Friday, October 11, 2013

Put The End on Wind Burn. Have to format, send to proof reader, then beta, then it's all yours, ladies.

Monday, October 7, 2013

Early Arival

My parents arrived yesterday, surprising me. John was in on it, the rat :) We went to Green Bluff and picked plums, and my parents were thrilled to eat a plum straight from the tree for once. They were amazed at the flavor of a perfectly ripe fruit, and it was fun.

Anyway, I'm using the morning to write. Very close to the end. Yippe!

Sunday, October 6, 2013

Snippet: the family needs to know

Volunteered for 2nd Harvest food distribution yesterday. The work is fine, it's getting started on a Saturday morning that's rough. I'm not a morning person.

Successfully passed on some monster zucchini, so that was good. Mom can deal with the mass of squash and remaining tomatoes when she arrives.

So, snippet? I think so, too.

Frost didn’t rush her. He floated in front of her as if he had all the time in the world.
Gale finally stirred. “I want to see them.” She felt numb as Frost continued on. She dimly realized she was in shock, and as the landscape began to blur, she realized she was silently weeping.
Her parent’s cars were in the driveway. Frost found a tiny crack under the door where the weather stripping had peeled away and flowed into the house, pulling her with him. She shivered at the sensation of becoming wind, but forgot it as she saw her parents grieving on the couch. “Mom! Dad! I’m okay,” she cried, then checked as she realized they couldn’t hear her. Grief stricken, she fell to her knees beside them and hugged their knees. “Mom…” she choked, unable to go on.
Frost remained silently supportive a she vented her grief, telling her parents she loved them, that she was okay. Their grief finally calmed, and she thought for a moment they sensed her.
“We need to call her grandparents,” her mom finally said. “The family needs to know.”
Her dad gulped, swallowing a fresh wave of tears. “Our baby. My little girl.”
Gale hugged her knees, resting her face on them. “I’m still here, Dad. I love you.”
Her dad took a shuddering breath and pulled out his cell phone. He dialed. “Hello, Dad? I have bad news.”
Gale stood up and hugged her belly, unable to bear it, but unable to leave them in their grief. She stayed as relatives arrived full of tears and questions. She took no joy as the ripples of grief spread. She’d known she was loved, and the family was close. Her parents wouldn’t be alone.
But she was. She was an outsider burning from the inside. The pain wanted to bury her, and she finally retreated to her apartment over the family’s company air freight office. Being alone helped (she chose to ignore Frost), but as she looked around at the things she could no longer touch, she felt hollow. The contents of her kitchen, her clothes, her things, were no longer relevant. She couldn’t take a hot bath or eat ice cream. She couldn’t surf the net or watch her favorite DVDs. Her usual coping mechanisms were denied her. Her home, her old life was gone as surely as if a hurricane had ripped it away.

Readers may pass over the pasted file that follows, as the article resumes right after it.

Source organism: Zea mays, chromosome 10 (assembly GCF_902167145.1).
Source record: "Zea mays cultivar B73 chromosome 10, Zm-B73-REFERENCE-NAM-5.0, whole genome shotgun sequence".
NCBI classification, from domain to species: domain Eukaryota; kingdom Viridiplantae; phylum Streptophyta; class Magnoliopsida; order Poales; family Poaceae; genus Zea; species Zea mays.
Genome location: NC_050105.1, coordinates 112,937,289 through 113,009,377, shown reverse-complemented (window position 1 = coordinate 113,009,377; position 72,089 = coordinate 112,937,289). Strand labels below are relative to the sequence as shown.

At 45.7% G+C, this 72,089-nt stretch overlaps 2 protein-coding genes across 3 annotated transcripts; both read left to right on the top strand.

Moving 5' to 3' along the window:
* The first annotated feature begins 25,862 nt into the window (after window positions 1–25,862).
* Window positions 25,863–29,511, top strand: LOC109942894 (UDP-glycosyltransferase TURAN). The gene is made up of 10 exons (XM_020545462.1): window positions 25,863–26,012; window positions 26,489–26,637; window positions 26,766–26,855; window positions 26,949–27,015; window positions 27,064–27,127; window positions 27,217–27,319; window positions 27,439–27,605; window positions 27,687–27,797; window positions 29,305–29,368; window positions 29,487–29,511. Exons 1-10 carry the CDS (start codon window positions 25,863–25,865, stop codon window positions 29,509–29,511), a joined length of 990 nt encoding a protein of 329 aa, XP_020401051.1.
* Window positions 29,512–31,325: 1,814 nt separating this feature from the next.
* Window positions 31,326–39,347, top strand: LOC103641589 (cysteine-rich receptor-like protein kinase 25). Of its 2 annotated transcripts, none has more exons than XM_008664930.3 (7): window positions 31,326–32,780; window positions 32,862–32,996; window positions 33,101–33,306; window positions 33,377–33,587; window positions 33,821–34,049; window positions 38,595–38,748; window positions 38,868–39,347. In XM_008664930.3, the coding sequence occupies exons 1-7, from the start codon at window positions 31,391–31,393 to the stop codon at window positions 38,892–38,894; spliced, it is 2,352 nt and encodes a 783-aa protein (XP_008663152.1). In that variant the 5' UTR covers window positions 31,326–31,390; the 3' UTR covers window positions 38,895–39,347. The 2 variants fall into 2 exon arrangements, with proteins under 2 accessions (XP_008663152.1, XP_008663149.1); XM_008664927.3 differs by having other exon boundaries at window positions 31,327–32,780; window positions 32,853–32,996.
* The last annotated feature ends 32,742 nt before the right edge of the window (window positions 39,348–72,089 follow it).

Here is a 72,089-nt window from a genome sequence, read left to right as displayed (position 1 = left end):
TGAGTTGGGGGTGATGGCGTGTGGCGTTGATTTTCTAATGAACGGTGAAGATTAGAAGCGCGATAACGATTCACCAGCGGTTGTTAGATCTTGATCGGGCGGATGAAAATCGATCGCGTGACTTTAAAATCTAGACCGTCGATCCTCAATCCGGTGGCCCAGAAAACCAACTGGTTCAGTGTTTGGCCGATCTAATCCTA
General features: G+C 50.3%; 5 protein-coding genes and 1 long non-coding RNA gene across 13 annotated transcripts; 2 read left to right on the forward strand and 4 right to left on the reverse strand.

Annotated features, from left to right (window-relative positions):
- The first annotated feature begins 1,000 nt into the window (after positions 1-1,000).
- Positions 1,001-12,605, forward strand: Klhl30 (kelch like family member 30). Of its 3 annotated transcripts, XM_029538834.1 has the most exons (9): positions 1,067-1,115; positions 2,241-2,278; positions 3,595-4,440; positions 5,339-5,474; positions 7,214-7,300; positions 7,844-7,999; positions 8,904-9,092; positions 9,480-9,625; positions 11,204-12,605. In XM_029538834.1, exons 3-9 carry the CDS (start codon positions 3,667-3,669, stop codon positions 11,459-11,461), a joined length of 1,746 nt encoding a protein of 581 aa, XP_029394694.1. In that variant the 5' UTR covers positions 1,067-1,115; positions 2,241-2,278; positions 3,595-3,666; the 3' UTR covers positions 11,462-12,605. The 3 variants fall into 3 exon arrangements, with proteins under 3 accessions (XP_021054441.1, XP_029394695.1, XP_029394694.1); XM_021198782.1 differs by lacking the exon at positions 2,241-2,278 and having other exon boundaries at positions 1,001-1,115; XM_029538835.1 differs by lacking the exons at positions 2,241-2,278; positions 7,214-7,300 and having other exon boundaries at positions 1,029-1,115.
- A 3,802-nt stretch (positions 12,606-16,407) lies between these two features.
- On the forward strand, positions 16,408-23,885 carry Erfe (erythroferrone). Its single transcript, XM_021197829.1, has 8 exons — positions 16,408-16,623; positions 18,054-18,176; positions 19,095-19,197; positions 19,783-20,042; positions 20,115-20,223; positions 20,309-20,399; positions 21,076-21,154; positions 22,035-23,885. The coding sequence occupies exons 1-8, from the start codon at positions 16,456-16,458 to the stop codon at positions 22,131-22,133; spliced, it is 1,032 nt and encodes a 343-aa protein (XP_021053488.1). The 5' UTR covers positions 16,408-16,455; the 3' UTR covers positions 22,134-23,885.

“I wish I could at least take the pictures,” she said, looking forlornly at the framed photos on the wall and trailing her fingers over the photo albums and scrapbooks. Her computer had hundreds of photos, too.
“That I can do,” Frost said firmly. “I’ll have my staff make copies and return the originals. We can even duplicate the electronic files.”
“You can?” she whispered, overcome. At least that was something. She sat on her bed, exhausted. Out of habit she reached for her teddy bear. The fur rippled as she touched it, but she couldn’t pick it up.
Her cat chose that moment to stir. Stretching, she hopped down from the back of the couch and headed for her litter box. Unaware of Gale’s presence, Huntress groomed and jumped onto the bed, leaping through Gale to settle on the bed in a contented heap.
Gale choked, “Huntress?” Her touch ruffled the cat’s fur. Annoyed, the cat jumped on the wide windowsill to watch the planes take off.
That was it. Gale fled, instinctively taking her cloud form and flowing under the door. She had to escape.
“Easy!” Frost said as he caught her shoulders, releasing her immediately when she twisted away. He opened a portal to Nitro’s house and stood aside, waiting.
Gale shot through the portal, grateful to escape. She shook with grief, raging at the Fates who’d stole her future and her family. The cold, clean air helped. She looked back as Frost emerged behind her.
He let her take a last look at her old home. “Your family will still be here,” he soothed. “You need a break.”
She looked away, and he closed the portal.

Friday, October 4, 2013

Cruising along

Turns out my parents will arrive Monday or Tuesday. I've got the ending and epilogue, just have to figure out how to fill in the gap that comes before. Odd when plot goes abc, zy, m on me. Shrug. Progress is progress.

Nice thing is I've already got a cover, so once I'm done, I can ship it to the proof reader and shorty, to my readers. The only question is whether I work on something else to take a break before Scorched Earth. I have a gargoyle idea...

Wednesday, October 2, 2013

Canada, snippets

My parents are in Canada and should arrive Saturday or Sunday. Thankfully, John's on furlong since the govt. has helpfully shut down. Excuse me, "slimmed down". Anyway, he's helping and I'm writing.

The story is coming in pieces, so I'm writing scenes as I get them rather than trying to find the whole plot. Whatever advances the book.

Snippets are about to get painful. You're moving into a tough stretch for Gale and might need tissues. I'll try to keep the emotional scenes together so you can get the whole feel, but be advised you're going to be want me to hurry up so that you can see some silver lining. I'm not going to rush, so keep it in mind if you think these will make you antsy.

I've got the final scene of the book done, but I have to connect a lot of dots before it's finished. Speaking of, back to work.